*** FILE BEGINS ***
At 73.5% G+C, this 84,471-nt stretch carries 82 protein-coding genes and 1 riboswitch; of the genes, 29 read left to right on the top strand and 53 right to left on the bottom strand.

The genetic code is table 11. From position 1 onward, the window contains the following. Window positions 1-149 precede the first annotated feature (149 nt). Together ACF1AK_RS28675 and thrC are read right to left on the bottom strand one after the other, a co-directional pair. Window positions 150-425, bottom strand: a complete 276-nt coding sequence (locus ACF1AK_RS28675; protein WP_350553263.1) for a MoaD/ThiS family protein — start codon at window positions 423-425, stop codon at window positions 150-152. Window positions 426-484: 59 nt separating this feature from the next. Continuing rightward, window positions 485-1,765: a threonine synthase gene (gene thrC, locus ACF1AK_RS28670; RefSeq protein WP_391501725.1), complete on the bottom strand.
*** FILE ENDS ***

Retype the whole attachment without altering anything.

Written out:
At 73.5% G+C, this 84,471-nt stretch carries 82 protein-coding genes and 1 riboswitch; of the genes, 29 read left to right on the top strand and 53 right to left on the bottom strand.

The genetic code is table 11. From position 1 onward, the window contains the following. Window positions 1-149 precede the first annotated feature (149 nt). Together ACF1AK_RS28675 and thrC are read right to left on the bottom strand one after the other, a co-directional pair. Window positions 150-425, bottom strand: a complete 276-nt coding sequence (locus ACF1AK_RS28675; protein WP_350553263.1) for a MoaD/ThiS family protein — start codon at window positions 423-425, stop codon at window positions 150-152. Window positions 426-484: 59 nt separating this feature from the next. Continuing rightward, window positions 485-1,765: a threonine synthase gene (gene thrC, locus ACF1AK_RS28670; RefSeq protein WP_391501725.1), complete on the bottom strand.